Oyedijo, A., & Akewusola, R.O. (2012). Organizational strategy and firm performance: a test of miles and snow’s model using 34 paint manufacturing SMES in South-western Nigeria. Journal of Research in International Business and Management, 2(6), 170-178.

Pistrui, D. (2002). Growth intentions and expansion plans of new entrepreneurs in transforming economies: an investigation into family dynamics’, Entrepreneurship and Enterprise Development. Doctoral dissertation, Universitat Autonoma de Barcelona, Barcelona, Spain.

Price, D.P., Stoica, M., & Boncella, R.J. (2013). The relationship between innovation, knowledge, and performance in family and non-family firms: An analysis of SMEs. Journal of Innovation and Entrepreneurship, 2(14), 1-20.

Pruett, M., Shinnar, R.S., Toney, B., Llopis, F., & Fox, J. (2009). Explaining entrepreneurial intention of university students: A cross-cultural study. International Journal of Entrepreneurial Behaviour and Research, 15(6), 571-954.

Pushpakumari, M.D., & Watanabe, T. (2009). Do strategies improve SME performance? An empirical analysis of Japan and Sri Lanka. Meijo Asian Research Journal, 1(1), 61-75.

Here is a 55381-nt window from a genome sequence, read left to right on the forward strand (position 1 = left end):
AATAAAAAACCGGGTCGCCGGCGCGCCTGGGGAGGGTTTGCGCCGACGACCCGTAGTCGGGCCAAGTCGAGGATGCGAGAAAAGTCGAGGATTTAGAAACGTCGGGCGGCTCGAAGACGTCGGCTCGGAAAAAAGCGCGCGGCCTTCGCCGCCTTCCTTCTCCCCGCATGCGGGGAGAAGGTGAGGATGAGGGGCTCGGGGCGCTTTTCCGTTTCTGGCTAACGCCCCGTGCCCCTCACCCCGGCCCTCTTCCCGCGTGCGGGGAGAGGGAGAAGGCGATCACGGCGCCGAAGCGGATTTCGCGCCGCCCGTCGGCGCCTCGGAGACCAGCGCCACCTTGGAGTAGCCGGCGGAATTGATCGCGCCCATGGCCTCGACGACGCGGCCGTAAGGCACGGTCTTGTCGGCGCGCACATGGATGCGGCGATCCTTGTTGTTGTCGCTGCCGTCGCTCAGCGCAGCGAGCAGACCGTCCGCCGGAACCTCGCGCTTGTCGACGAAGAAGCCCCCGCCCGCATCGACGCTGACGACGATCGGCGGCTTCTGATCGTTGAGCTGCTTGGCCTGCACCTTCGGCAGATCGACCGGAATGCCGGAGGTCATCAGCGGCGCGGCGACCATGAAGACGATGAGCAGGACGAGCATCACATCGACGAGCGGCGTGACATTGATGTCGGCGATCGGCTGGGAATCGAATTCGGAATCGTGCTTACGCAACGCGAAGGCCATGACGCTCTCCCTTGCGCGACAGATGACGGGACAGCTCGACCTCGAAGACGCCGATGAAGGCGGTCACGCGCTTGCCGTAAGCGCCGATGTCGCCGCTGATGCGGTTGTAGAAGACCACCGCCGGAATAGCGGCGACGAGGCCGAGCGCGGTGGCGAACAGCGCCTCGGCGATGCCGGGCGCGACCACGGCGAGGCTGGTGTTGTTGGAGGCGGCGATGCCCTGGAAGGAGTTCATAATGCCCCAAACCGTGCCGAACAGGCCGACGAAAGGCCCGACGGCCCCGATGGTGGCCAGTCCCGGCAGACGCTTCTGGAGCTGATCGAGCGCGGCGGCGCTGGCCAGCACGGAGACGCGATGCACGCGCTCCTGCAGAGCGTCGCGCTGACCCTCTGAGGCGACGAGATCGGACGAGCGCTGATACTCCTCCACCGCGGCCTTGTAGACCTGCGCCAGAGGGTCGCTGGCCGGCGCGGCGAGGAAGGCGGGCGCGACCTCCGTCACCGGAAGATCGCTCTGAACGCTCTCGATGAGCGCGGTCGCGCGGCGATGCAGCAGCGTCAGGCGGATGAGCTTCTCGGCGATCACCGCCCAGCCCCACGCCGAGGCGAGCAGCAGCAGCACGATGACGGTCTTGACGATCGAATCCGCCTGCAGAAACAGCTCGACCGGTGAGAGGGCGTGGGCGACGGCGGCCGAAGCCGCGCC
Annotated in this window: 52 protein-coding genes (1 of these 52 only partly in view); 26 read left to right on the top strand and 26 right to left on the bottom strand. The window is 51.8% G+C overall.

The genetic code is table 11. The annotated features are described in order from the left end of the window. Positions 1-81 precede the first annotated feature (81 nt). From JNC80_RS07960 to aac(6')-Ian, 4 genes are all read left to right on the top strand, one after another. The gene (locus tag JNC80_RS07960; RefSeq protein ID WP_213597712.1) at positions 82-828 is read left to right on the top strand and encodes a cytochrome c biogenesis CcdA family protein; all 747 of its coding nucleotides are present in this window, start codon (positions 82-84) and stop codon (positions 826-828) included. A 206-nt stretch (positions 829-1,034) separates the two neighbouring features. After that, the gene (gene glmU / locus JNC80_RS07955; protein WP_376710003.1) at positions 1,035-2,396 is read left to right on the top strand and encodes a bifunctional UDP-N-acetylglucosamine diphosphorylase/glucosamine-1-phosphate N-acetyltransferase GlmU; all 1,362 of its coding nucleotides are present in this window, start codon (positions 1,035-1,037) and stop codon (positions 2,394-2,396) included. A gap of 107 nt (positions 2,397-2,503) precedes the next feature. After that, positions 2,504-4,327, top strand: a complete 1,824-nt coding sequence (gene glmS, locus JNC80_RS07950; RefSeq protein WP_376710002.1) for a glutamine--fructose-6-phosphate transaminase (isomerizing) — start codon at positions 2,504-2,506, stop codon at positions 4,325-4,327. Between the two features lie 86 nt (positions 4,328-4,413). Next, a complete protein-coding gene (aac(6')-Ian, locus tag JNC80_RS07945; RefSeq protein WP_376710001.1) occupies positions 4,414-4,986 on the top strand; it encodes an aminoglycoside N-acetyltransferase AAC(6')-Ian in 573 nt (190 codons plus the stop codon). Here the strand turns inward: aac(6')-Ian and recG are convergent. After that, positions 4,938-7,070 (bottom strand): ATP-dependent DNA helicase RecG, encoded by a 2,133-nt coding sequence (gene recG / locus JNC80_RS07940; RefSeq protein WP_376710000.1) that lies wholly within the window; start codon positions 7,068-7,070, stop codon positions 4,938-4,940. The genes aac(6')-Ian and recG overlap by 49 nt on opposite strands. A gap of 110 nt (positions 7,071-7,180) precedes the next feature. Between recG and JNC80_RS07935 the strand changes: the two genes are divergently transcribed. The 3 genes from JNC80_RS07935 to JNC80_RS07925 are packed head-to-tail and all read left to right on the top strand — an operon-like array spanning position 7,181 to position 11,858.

Ritter, T., Wilkinson, I.F., & Johnston, W.J. (2004). Firms’ ability to manage in business networks. Industrial Marketing Management, 33, 175-183.

Storey, D.J. (2004). Exploring the link among small firms between management training and firm performance: A

Comparison between the UK and other OECD countries. International Journal of Human Resource Management, 15(1), 112-130.

Stroe, I.S. (2012) Don't you wish, you may get it - a study on the relation between growth aspiration and real growth in German start-ups, Master's thesis, Department of Finance, Aalto University School of Business, German.

Yuliansyah, Y., Gurd, B., & Mohamed, N. (2017). The significant of business strategy in improving organizational performance, Humanomics, 33(1), 56-74.

Waihenya, J.W. (2014). Factors affecting adoption of strategic planning by SMEs: A case of hardware shops In Nakuru Town. Master’s Thesis, Business Administration (Strategic Management) Kenyatta University.

Wallin, A., Still, K., & Henttonen, K. (2016). “Entrepreneurial growth ambitions: The case of Finnish technology startups”. Technology Innovation Management Review, 6(10), 5-16.

Windhorst, H.W. (2016). The role of developing and newly industrialised countries in global egg production, International Egg Comission (Ed). Annual Review, 4-9.

Wynne, A.T., & Lyne, M.C. (2004). Rural economic growth linkages and small scale poultry production: A survey of producers in KwaZulu-Natal. Agrekon, 43(1), 1-21.

Zhao, H., Seibert, S.E., & Hills, G.E. (2005). The mediating role of self-efficacy in the development of entrepreneurial intentions. Journal of Applied Psychology, 90(6), 1265.